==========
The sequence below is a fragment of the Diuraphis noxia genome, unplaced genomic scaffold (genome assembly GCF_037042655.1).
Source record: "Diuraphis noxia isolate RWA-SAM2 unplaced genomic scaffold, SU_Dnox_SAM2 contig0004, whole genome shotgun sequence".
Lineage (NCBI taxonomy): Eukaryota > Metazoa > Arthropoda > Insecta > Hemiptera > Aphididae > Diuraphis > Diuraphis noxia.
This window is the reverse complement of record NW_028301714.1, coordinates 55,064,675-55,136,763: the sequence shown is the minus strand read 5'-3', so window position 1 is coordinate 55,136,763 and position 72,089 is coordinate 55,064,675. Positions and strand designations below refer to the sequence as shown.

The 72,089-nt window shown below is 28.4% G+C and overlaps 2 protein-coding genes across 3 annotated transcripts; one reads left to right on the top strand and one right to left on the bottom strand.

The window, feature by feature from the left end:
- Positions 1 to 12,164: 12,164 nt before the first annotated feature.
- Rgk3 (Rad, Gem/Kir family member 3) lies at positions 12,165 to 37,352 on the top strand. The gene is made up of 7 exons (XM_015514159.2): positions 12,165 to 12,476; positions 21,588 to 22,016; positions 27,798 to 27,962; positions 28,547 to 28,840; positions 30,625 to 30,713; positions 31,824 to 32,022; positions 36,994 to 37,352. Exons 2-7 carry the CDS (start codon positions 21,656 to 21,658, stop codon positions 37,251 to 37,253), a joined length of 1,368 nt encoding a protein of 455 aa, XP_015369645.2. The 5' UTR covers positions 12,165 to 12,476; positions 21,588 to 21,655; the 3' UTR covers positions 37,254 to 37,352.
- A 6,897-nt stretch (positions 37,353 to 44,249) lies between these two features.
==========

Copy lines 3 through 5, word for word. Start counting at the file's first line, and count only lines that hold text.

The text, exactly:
Lineage (NCBI taxonomy): Eukaryota > Metazoa > Arthropoda > Insecta > Hemiptera > Aphididae > Diuraphis > Diuraphis noxia.
This window is the reverse complement of record NW_028301714.1, coordinates 55,064,675-55,136,763: the sequence shown is the minus strand read 5'-3', so window position 1 is coordinate 55,136,763 and position 72,089 is coordinate 55,064,675. Positions and strand designations below refer to the sequence as shown.

The 72,089-nt window shown below is 28.4% G+C and overlaps 2 protein-coding genes across 3 annotated transcripts; one reads left to right on the top strand and one right to left on the bottom strand.